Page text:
A bill which will prevent convicted child sex offenders from changing their names is set to pass its first hurdle tonight.
National, New Zealand First and the Act Party have indicated they will support National MP Jian Yang's private member's bill, meaning it has the numbers to pass its first reading.
Dr Yang told Parliament this afternoon that his bill was designed to maintain public safety and assist with the rehabilitation of criminals.
He said it would give parents confidence that people who worked with their children had been properly vetted.
"This will prevent ... sex offenders from being able to change their names in an attempt to get closer to innocent children," he said.
The National MP has cited the case of Henry Te Rito Miki, who was employed at six different schools despite being subject to a supervision order that prevented him from coming into contact with children. He evaded detection by changing his name.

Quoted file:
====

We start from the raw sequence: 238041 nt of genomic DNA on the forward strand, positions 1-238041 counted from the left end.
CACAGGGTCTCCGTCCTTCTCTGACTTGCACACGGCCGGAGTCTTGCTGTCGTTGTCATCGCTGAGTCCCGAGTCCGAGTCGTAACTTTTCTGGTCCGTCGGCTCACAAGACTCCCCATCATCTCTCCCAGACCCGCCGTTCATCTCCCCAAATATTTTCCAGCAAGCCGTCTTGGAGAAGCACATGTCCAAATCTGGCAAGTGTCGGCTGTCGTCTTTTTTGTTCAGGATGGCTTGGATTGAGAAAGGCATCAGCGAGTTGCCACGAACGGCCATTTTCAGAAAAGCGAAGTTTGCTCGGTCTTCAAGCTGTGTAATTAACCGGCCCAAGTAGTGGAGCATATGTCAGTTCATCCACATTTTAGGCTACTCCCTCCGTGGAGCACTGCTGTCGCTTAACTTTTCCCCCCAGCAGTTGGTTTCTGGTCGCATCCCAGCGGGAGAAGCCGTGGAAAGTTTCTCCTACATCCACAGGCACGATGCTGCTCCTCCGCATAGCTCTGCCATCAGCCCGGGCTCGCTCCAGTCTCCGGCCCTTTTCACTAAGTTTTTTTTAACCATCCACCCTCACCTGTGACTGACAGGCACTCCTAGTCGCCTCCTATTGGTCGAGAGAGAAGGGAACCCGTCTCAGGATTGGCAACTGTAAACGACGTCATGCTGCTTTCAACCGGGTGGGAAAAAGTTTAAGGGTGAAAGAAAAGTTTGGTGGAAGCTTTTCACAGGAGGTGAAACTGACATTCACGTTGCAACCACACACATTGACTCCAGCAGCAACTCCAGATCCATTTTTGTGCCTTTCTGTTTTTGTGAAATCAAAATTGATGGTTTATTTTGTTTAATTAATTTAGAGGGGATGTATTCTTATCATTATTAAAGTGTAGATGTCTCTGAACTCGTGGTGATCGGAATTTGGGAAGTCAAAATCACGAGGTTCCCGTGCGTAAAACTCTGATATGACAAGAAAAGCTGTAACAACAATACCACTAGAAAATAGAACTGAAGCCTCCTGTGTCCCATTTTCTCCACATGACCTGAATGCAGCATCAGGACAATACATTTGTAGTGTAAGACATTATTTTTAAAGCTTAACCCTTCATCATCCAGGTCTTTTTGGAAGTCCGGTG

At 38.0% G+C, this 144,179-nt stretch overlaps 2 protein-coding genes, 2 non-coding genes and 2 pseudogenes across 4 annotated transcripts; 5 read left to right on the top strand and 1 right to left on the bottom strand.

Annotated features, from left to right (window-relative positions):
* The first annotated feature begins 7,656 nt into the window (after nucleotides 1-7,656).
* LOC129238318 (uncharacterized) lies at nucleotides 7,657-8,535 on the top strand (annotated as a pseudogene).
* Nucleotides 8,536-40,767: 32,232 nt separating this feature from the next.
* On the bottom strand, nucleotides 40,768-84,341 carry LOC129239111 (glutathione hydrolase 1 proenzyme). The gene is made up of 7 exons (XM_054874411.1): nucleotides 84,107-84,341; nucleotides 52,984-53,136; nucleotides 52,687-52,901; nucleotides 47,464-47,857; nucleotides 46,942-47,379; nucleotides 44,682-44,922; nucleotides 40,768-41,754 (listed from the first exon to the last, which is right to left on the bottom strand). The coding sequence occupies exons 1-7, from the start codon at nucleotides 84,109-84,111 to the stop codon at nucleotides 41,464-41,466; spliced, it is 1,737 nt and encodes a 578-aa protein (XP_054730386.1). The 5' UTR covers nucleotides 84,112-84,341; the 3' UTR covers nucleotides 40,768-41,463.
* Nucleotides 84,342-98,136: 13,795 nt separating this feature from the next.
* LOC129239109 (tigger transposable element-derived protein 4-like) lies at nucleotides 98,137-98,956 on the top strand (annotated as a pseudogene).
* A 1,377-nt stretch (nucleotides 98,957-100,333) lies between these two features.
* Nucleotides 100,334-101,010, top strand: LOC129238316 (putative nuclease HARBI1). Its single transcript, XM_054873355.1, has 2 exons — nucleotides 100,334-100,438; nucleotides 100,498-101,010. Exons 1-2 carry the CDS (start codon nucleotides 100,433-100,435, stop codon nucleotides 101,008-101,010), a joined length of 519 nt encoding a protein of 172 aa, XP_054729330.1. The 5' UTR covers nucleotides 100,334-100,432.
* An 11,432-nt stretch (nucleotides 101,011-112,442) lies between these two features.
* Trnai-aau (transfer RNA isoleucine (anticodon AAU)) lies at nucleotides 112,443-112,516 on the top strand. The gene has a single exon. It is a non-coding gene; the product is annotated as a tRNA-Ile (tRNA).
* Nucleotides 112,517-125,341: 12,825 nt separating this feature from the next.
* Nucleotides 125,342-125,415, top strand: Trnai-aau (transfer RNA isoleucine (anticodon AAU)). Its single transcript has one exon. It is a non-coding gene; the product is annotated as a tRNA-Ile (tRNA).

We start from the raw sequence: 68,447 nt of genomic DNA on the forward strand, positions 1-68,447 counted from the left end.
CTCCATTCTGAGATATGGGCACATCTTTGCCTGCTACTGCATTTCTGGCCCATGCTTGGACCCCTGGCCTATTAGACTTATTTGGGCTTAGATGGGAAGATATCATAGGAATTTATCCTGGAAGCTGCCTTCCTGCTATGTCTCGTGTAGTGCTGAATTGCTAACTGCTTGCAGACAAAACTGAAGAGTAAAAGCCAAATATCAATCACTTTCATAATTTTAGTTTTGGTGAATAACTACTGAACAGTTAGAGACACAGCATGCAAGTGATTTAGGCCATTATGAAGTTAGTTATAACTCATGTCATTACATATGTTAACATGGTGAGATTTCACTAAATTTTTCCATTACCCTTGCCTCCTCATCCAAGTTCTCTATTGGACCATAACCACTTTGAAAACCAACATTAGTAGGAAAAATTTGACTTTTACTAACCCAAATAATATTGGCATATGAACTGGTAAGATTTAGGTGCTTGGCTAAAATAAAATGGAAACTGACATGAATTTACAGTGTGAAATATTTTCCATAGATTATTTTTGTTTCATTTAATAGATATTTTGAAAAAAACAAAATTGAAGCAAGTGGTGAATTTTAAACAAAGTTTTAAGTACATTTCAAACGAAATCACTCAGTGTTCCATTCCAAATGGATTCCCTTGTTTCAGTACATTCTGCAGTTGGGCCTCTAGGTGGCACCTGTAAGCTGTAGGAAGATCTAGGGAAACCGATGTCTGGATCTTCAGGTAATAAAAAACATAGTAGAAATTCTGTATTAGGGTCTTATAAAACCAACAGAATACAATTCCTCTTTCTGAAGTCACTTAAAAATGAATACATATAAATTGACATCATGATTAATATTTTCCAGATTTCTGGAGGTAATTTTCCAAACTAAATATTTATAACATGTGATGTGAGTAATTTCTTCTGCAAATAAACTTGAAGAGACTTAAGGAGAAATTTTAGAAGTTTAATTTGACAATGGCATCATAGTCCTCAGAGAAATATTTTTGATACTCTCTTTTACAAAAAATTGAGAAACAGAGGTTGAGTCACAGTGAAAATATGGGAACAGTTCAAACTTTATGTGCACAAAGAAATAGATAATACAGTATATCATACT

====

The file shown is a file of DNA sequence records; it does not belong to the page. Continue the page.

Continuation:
Dr Yang indicated the bill could require some redrafting.
When it was introduced, lawyer Graeme Edgeler pointed out that it could capture a broad range of offences including burglary, kidnapping, and discharging a firearm with intent.
Said Dr Yang: "I look forward to the select committee input on this bill to meet the objective of preventing child sex offenders from legally changing their name."
Labour and the Greens said they would oppose the legislation.
Labour MP Adrian Rurawhe said the purpose of the bill was "admirable", but his party believed it would be a waste of a select committee's time because it was poorly drafted.
"It is our assessment that this bill needs to go back to the drafting table to be completely rewritten," he said.
Mr Rurawhe was also concerned about the Attorney-General's finding that it unjustifiably breached the Bill of Rights by limiting freedom of expression.